Monday, September 19, 2005

66. Katrina's Wrath


by Susan Maree Jeavons

'Twas an ill wind blowing on that August day
'Twas a portent of what was headed that way
All saints and sinners, aye ye better take heed
Of the storm they called Katrina

All the anchors were down and the sails were moored
Every shutter was nailed, every treasure was stored
The warning went out, but some would ne'er concede
To the storm they called Katrina

Through the dark of night you could hear her roar
And the water kept rising past the reservoir
As every saint and sinner prayed for relief
From the storm they called Katrina

The blues never abandoned New Orleans
By the light of day you could hear the screams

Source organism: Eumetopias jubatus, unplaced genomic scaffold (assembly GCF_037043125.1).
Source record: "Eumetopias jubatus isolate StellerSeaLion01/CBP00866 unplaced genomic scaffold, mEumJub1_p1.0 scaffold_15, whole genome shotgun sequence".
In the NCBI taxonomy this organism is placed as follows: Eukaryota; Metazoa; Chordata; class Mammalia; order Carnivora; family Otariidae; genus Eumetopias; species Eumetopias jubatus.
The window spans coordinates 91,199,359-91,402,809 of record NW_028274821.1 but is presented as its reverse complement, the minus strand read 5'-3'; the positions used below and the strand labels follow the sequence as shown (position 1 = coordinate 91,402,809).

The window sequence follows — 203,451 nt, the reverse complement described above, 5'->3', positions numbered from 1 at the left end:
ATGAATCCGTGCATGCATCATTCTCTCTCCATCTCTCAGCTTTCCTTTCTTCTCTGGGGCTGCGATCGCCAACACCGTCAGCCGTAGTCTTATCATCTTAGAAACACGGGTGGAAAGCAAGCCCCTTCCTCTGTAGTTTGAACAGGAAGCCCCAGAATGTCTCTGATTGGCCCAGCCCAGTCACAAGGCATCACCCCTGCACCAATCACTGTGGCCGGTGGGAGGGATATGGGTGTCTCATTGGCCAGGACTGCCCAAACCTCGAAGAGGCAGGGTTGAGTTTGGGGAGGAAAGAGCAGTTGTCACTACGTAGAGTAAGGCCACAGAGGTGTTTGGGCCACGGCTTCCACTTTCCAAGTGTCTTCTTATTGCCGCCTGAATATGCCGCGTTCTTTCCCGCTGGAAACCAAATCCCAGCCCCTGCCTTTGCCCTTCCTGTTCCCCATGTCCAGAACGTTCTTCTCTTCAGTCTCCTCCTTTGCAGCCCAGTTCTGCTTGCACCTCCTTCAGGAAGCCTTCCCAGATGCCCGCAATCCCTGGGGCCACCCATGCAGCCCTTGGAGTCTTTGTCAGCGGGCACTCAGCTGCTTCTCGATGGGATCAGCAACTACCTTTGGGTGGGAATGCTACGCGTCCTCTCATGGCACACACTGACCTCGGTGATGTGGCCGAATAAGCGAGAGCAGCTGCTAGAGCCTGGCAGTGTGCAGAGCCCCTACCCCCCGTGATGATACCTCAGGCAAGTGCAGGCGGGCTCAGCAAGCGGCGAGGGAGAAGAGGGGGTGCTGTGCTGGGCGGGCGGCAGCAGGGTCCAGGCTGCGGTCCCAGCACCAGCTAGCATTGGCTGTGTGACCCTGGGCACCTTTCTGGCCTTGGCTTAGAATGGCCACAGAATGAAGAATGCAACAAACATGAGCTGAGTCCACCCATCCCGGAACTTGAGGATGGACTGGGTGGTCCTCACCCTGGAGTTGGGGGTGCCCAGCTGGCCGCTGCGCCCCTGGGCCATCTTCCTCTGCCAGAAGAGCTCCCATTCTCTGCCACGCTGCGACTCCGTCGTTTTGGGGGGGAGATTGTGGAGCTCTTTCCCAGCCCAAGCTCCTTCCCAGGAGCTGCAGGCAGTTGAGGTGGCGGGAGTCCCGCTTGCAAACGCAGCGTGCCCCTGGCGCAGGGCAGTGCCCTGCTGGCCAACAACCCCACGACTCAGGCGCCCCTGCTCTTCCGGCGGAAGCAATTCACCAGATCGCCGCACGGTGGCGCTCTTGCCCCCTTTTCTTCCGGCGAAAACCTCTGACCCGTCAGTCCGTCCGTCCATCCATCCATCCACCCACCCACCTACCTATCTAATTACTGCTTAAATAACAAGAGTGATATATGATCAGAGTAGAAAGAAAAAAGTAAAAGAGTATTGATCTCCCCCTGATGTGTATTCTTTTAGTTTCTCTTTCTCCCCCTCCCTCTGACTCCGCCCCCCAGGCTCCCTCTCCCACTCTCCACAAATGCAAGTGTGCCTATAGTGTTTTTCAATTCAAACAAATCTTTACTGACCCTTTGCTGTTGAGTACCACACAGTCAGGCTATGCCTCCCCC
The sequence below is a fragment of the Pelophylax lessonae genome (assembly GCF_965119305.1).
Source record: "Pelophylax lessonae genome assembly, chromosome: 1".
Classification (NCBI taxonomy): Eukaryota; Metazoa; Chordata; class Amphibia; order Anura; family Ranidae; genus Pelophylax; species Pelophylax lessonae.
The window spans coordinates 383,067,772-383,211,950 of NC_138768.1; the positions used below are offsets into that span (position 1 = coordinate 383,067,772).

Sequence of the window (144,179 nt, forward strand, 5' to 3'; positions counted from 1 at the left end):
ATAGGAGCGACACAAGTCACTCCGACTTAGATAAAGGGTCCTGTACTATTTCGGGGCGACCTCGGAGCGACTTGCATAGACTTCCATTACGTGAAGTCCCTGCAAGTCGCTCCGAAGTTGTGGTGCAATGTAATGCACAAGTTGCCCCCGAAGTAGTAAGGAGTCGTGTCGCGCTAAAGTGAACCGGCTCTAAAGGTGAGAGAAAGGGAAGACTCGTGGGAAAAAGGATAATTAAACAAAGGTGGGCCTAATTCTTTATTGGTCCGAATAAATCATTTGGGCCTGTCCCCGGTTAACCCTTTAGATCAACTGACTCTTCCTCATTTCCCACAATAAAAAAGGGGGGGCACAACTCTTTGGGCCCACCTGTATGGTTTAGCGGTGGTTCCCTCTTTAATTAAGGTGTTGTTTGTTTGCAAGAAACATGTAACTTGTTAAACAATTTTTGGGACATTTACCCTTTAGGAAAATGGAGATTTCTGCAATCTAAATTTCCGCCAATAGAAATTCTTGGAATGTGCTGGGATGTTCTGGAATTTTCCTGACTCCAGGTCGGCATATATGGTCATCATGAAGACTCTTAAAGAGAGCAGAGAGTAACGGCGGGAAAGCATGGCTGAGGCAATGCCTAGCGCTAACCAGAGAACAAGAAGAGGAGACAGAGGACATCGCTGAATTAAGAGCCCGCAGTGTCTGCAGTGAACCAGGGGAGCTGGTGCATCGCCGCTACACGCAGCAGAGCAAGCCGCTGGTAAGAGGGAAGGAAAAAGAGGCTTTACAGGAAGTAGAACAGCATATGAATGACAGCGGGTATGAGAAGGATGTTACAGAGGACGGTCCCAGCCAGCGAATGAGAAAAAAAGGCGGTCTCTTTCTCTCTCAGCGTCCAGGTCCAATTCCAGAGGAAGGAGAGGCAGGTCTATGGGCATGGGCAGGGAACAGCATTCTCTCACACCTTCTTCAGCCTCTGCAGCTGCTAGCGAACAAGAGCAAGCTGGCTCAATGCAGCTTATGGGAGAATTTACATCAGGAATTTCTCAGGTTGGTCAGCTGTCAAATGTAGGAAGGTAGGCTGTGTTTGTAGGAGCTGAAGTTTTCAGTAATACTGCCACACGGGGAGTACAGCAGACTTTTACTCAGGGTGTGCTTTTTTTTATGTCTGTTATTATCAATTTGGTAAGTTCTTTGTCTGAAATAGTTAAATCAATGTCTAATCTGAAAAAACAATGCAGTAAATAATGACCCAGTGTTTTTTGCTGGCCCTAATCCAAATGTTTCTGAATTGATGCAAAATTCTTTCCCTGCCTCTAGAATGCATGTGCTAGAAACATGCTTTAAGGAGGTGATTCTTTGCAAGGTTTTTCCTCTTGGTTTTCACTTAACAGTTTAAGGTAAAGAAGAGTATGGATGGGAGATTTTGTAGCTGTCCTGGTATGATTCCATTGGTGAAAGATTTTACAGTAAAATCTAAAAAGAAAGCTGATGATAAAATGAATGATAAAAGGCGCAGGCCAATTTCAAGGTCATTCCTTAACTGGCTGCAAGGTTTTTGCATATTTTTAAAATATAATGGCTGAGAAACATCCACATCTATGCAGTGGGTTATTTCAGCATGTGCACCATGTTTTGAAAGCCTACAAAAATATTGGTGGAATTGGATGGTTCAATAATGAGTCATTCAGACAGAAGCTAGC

And each day brought new devastation and grief
From the storm they called Katrina

Days went by and no one came to the aid
Of the helpless souls who were so afraid
Still, some looted and raped and paid no heed
To the storm they called Katrina

The swells have fallen but there still remains
The toxic sludge, and the shameful stains
On those who turned their backs that day
On the victims of Katrina

'Twas an ill wind blowing on that August day
'Twas a portent of the dame headed that way
All saints and sinners, aye ye should have taken heed
Of the storm they called Katrina

Of the storm they called Katrina. . .


hellicane category: despair

1 comment:

eli martinez said...

this poem is very good. but i think the person that wrote it should of put more of where it from how it got miami and new orleans by surprise.